Police Militarization and Mistaken SWAT Raids: Impact in Maryland

Increased police militarization and drug raids are a problem throughout the nation, including here in Maryland. Mistakes can lead to false accusations, and charges should be taken seriously.

The distribution of military equipment to police departments across the country was initially supported as a way to increase the nation’s safety in the wake of the September 11 attacks in 2001. Repeated mistakes that have had tragic outcomes and contributed to public protests have led Congress to question whether the efforts to keep the nation safe are causing a larger problem. A recent article in The Wall Street Journal addressed the issue, noting that Congress is concerned that programs designed to provide assistance against terrorist attacks are providing too much equipment without properly monitoring where it is going and whether or not it is needed.

Even more concerning, local enforcement officers generally do not receive training on how to use these pieces of military equipment.

Concerns are also voiced on the danger of the increasing number of police raids. The Pacific Standard, a media outlet that focuses on issues of economics and justice, recently reported on the significant jump in the number of SWAT raids conducted throughout the country. These raids are often conducted in connection with drug charges and involve multiple, armed officers forcing entry into a home with the intention of arresting their target. Unfortunately, these raids have led to accidental murders.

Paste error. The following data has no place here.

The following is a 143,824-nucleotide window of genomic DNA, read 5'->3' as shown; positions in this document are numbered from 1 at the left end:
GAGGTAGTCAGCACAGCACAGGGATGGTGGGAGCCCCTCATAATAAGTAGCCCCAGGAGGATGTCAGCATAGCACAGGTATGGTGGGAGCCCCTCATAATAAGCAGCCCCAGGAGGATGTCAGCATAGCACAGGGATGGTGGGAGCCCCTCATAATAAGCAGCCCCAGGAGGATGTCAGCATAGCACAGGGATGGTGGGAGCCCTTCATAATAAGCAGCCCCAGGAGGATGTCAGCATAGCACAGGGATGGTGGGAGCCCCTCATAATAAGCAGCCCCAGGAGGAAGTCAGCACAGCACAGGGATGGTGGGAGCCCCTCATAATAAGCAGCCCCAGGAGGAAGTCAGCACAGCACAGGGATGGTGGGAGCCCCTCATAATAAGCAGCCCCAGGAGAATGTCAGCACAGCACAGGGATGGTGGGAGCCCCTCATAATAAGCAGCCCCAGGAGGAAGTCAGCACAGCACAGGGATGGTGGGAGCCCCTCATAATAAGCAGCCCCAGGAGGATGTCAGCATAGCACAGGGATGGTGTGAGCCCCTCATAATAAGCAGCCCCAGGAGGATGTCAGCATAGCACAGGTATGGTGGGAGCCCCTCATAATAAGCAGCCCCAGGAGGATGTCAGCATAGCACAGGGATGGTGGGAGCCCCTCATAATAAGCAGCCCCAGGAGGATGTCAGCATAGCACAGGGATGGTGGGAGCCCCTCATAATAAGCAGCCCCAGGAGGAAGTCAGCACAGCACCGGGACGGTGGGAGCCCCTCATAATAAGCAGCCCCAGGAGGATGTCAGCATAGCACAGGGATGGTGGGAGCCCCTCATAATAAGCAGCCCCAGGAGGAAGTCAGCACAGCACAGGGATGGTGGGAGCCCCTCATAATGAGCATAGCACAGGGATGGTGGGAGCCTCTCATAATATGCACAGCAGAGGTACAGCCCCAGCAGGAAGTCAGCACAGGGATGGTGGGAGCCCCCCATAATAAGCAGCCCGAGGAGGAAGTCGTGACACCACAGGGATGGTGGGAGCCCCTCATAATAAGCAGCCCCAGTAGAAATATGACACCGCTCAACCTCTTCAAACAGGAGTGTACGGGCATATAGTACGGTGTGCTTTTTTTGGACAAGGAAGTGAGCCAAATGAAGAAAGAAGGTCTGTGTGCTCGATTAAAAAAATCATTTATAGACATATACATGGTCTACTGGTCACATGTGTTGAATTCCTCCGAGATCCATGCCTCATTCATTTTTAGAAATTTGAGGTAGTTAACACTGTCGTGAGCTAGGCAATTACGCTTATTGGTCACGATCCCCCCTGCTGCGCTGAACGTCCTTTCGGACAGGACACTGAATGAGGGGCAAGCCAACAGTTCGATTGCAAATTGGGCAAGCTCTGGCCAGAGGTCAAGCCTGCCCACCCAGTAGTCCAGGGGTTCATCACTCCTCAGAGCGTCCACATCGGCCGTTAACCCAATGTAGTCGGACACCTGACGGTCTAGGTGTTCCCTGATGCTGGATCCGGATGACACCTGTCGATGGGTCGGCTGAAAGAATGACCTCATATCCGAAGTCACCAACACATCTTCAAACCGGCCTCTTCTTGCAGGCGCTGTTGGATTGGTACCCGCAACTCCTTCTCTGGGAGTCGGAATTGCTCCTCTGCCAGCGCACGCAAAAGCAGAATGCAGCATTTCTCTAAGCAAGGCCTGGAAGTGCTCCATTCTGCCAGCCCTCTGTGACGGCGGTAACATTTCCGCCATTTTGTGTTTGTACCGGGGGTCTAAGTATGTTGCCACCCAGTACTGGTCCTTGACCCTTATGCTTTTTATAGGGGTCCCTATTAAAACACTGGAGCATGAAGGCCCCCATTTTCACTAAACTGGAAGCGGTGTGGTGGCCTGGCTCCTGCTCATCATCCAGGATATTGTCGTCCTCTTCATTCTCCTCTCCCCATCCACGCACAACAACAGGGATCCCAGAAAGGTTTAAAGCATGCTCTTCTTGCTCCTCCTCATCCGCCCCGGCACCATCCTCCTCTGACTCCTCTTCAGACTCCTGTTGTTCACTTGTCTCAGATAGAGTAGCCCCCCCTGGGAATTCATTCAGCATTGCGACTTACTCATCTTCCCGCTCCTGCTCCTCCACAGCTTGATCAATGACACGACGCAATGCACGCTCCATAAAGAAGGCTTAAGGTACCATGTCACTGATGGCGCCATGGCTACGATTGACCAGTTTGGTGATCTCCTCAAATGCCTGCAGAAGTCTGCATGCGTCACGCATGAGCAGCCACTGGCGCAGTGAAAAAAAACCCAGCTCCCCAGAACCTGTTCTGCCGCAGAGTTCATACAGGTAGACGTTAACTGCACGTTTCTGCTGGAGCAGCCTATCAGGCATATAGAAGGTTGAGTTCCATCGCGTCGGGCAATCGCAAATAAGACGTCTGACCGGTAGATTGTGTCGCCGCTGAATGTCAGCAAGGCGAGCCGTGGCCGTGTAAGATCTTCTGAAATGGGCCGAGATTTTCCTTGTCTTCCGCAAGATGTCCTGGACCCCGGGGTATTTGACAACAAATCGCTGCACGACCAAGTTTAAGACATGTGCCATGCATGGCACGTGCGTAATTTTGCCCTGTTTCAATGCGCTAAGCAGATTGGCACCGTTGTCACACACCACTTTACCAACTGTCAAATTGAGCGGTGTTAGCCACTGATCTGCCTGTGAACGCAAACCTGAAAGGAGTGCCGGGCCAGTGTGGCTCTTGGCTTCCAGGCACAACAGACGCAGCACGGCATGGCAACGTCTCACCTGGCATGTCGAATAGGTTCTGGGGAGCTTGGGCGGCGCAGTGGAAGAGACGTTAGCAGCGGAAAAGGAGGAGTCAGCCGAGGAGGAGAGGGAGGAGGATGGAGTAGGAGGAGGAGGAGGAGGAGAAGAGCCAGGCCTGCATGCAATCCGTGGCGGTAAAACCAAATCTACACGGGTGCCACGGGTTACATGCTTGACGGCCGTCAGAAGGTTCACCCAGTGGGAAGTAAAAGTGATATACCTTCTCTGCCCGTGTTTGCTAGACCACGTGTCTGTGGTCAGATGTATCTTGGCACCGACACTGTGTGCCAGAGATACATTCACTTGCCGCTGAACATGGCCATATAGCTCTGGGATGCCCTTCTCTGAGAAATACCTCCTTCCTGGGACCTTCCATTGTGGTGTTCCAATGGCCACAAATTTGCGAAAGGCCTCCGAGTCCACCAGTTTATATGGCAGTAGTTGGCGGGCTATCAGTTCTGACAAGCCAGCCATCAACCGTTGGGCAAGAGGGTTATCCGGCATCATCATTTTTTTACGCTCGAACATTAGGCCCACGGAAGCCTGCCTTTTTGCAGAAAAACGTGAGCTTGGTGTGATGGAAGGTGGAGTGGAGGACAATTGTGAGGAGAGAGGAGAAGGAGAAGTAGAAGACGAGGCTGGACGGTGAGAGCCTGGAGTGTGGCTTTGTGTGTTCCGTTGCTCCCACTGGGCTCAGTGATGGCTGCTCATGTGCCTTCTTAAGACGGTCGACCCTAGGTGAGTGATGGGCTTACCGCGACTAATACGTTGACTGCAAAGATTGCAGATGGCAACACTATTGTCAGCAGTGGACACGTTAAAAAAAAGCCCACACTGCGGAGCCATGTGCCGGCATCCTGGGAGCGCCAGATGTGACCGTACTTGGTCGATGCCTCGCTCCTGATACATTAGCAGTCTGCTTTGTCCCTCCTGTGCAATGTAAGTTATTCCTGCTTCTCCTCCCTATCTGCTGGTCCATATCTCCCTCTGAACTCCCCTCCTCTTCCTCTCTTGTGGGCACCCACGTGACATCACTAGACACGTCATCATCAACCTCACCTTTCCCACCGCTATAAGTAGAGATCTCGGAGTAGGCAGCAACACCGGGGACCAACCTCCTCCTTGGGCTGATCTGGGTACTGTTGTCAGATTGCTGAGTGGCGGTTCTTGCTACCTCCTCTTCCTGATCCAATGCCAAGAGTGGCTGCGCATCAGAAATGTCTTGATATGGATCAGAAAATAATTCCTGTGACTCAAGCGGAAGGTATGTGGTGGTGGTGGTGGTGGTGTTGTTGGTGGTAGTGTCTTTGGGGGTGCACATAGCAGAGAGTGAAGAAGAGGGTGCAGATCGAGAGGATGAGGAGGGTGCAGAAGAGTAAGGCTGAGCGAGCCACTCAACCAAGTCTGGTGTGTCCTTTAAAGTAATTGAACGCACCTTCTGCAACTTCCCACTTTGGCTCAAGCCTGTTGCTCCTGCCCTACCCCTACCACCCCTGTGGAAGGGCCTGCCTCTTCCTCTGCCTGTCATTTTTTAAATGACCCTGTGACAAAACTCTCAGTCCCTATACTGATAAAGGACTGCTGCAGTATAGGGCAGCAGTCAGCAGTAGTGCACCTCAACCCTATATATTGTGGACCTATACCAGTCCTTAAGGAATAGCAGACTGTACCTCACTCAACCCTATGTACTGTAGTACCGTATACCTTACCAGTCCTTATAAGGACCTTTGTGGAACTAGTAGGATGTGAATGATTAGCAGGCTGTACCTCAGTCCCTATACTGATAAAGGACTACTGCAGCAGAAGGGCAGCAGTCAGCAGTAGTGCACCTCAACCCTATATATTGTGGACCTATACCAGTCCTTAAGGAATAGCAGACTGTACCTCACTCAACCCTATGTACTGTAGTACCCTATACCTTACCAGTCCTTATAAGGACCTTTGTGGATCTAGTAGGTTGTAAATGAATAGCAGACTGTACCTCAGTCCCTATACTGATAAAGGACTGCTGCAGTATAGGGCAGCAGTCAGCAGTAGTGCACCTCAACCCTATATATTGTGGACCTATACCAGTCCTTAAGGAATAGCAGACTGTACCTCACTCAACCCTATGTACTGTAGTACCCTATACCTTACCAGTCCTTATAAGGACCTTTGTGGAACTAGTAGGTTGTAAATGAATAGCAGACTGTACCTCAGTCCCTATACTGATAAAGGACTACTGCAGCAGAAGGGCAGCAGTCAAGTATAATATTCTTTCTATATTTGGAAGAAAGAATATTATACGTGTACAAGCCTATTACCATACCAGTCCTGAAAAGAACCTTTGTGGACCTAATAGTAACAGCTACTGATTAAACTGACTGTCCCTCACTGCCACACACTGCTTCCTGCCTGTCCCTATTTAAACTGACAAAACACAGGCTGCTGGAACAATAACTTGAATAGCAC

Not just a national problem, effects felt in Maryland.

A report by the Baltimore Sun found that police conducted 195 tactical entries in Prince George County in 2009 alone. An additional 84 were completed in the Baltimore area. One highly publicized story involved the arrest of the mayor of Berwyn Heights. The mayor was in his home when deputies entered with automatic weapons. The police officers conducting the raid killed his two family dogs before making the arrest. The raid was supported by suspicions that the mayor was dealing drugs.

After further investigation, it turned out the mayor was one of a number of victims being used by drug dealers in the area. The drug dealers would ship packages to home addresses where other dealers would attempt to pick up the delivery before home owners returned. The mayor was cleared of any wrongdoing.

Charged of a crime? Legal counsel can help.

Unfortunately, false accusations like those faced by the mayor are not uncommon. Those who are falsely charged of a crime need to take the charges seriously.

Whether facing drug charges, charges of drunk driving crimes, weapons offenses, crimes of violence or others, legal counsel can help you fight for your rights. Defenses are available. Contact an experienced Baltimore criminal defense attorney to help better ensure your legal rights are protected.

No Comments

Sorry, the comment form is closed at this time.